ANCHORAGE, Alaska - The U.S. Army on Thursday identified the soldier who died this week of injuries sustained during a bear attack in a military training area in Alaska.
The Army in a statement said Staff Sgt. Seth Michael Plant, 30, was pronounced dead at a hospital in Anchorage following the mauling Tuesday.
Plant was from Saint Augustine, Florida, and had been at Joint Base Elmendorf-Richardson since July 2021, the Army said in a statement. He was an infantryman from the 3rd Battalion, 509th Parachute Infantry Regiment.
Military officials said Plant joined the Army in 2015 after a stint in the reserves, and had served at Fort Benning, Georgia, and Fort Bragg, North Carolina prior to coming to Alaska.
Lt. Col. David J. Nelson, 3rd Battalion, 509th Parachute Infantry Regiment commander, said Plant "always had a smile on his face, he always went above and beyond what was asked of him, and he served as an inspiration to all who had the privilege to know him."
Plant was a highly decorated soldier, with awards including the Army Commendation Medal, Army Achievement Medal, Army Good Conduct Medal, National Defense Service Medal, Afghanistan Campaign Medal, Global War on Terrorism Service Medal, Non-Commissioned Officer Professional Development Ribbon, Army Service Ribbon, Overseas Service Ribbon, NATO Service Ribbon, Combat Infantryman’s Badge, and the Parachutist Badge.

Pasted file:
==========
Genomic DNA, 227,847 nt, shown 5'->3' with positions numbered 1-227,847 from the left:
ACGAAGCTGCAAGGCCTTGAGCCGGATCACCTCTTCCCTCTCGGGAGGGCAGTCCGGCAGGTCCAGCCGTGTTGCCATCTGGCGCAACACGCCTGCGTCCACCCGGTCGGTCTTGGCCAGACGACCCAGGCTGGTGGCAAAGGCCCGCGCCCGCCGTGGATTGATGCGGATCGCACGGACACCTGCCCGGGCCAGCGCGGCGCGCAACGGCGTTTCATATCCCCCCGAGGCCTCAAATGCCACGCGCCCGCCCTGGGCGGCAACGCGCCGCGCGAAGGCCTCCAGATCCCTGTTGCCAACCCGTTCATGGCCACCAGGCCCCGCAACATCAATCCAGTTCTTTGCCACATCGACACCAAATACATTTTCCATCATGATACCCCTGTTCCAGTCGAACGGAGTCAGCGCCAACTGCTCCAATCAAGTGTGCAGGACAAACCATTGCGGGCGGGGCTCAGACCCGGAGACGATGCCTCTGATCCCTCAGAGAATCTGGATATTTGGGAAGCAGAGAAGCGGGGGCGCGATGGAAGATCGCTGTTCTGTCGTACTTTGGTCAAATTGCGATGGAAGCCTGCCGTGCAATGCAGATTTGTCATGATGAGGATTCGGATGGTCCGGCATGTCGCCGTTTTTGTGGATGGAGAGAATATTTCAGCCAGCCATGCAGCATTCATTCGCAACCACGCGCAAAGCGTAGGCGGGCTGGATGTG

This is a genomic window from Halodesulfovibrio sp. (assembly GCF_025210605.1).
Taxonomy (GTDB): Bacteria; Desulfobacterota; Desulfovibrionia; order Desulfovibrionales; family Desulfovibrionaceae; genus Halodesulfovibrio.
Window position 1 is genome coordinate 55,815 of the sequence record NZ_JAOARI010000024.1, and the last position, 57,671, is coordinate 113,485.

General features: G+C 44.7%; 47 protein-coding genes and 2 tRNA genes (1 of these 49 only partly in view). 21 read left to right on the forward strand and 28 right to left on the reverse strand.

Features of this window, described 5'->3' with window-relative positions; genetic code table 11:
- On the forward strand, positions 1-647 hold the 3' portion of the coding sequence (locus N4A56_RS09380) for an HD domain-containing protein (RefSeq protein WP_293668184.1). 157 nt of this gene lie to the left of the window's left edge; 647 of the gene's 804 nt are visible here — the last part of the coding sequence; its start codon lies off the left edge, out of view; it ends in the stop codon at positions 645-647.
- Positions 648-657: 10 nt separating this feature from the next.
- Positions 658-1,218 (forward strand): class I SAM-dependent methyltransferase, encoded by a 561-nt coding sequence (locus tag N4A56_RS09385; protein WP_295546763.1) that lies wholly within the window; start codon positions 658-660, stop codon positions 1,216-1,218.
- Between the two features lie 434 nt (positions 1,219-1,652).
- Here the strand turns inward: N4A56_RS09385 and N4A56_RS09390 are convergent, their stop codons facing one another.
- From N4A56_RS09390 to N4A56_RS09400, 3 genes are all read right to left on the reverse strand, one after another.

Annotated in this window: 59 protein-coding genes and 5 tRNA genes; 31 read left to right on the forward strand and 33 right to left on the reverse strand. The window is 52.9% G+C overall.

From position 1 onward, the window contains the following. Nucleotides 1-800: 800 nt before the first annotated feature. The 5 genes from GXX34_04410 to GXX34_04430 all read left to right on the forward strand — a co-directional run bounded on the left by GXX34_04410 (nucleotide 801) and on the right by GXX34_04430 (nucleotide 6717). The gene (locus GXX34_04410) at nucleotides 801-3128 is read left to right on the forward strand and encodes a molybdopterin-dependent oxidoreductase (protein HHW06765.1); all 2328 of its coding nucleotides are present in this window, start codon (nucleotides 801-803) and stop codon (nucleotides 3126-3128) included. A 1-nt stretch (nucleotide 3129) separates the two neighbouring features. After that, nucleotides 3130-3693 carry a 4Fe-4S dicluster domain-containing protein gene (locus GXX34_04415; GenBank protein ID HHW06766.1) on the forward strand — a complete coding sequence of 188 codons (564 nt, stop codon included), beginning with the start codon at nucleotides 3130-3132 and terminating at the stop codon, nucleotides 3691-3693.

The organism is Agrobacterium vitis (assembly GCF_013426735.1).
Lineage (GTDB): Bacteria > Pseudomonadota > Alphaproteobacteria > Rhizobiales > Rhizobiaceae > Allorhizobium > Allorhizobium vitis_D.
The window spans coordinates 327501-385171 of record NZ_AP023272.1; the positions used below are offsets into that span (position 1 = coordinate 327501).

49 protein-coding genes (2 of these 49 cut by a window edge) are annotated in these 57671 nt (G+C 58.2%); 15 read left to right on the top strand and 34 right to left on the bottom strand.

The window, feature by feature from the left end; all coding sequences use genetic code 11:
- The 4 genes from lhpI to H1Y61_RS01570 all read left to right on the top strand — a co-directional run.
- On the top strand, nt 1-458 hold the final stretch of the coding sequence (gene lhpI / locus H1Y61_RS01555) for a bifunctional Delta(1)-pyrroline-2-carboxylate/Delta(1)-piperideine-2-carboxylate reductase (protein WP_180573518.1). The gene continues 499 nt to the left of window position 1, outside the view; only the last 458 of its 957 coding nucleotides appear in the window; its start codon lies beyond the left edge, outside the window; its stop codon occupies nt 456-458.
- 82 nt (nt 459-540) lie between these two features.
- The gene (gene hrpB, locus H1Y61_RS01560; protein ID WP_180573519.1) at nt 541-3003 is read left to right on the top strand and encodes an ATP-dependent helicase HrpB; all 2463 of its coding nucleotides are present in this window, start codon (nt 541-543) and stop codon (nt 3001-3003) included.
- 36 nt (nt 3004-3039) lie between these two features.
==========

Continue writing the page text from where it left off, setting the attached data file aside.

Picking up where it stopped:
"Staff Sgt. Plant was an integral part of our organization. He was a positive and dedicated leader who brought joy and energy to the paratroopers who served with him," Nelson said. "His loss is deeply felt within our organization and we offer our sincere condolences to friends and family."
The Army says the mauling is being investigated. Another soldier received minor injuries in the attack in a training area west of the Anchorage landfill, according to the Army.
The Alaska Department of Fish and Game said a den with two brown bear cubs was found nearby. The department, in a statement, said after the attack, a brown bear approached the area and officials who responded to the attack used bear spray, an irritant that can deter bears. The bear left, the statement said.
Hair collected during an initial investigation into the attack was consistent with a brown bear, the department said.
The bear attacked in a remote section of the military base, the department said. Cyndi Wardlow, a regional supervisor with the department, said information gathered so far suggests this was a "defensive attack by a female bear protecting her cubs."
"We are trying to learn everything we can about what happened to increase public safety around wildlife in Alaska," she said in the statement.
The department said it can kill bears that are considered public safety threats or that are involved in deadly attacks. It said that game cameras the department placed during its investigation indicated that an adult bear had returned to the area and left the den site with the cubs.
The location of the bear that was involved in the Tuesday attack was unknown, the department said.
The Associated Press contributed to this report.